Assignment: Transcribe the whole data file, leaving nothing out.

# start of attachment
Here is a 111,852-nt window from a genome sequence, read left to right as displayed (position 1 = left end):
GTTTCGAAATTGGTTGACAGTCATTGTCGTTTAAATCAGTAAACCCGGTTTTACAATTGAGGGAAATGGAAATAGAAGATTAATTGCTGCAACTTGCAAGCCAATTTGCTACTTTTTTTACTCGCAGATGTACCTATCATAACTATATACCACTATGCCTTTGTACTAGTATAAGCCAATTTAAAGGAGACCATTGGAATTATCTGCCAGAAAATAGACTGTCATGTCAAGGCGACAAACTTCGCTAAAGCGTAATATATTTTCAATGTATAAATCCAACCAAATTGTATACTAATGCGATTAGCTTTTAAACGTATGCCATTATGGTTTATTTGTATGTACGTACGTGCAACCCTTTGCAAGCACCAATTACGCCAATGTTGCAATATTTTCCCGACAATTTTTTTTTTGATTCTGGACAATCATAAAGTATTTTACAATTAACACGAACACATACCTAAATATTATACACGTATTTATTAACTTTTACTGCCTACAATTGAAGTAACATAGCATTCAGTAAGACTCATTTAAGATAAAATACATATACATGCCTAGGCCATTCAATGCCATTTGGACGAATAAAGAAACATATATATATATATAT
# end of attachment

Here is a 111,852-nt window from a genome sequence, read left to right as displayed (position 1 = left end):
GTTTCGAAATTGGTTGACAGTCATTGTCGTTTAAATCAGTAAACCCGGTTTTACAATTGAGGGAAATGGAAATAGAAGATTAATTGCTGCAACTTGCAAGCCAATTTGCTACTTTTTTTACTCGCAGATGTACCTATCATAACTATATACCACTATGCCTTTGTACTAGTATAAGCCAATTTAAAGGAGACCATTGGAATTATCTGCCAGAAAATAGACTGTCATGTCAAGGCGACAAACTTCGCTAAAGCGTAATATATTTTCAATGTATAAATCCAACCAAATTGTATACTAATGCGATTAGCTTTTAAACGTATGCCATTATGGTTTATTTGTATGTACGTACGTGCAACCCTTTGCAAGCACCAATTACGCCAATGTTGCAATATTTTCCCGACAATTTTTTTTTTGATTCTGGACAATCATAAAGTATTTTACAATTAACACGAACACATACCTAAATATTATACACGTATTTATTAACTTTTACTGCCTACAATTGAAGTAACATAGCATTCAGTAAGACTCATTTAAGATAAAATACATATACATGCCTAGGCCATTCAATGCCATTTGGACGAATAAAGAAACATATATATATATATAT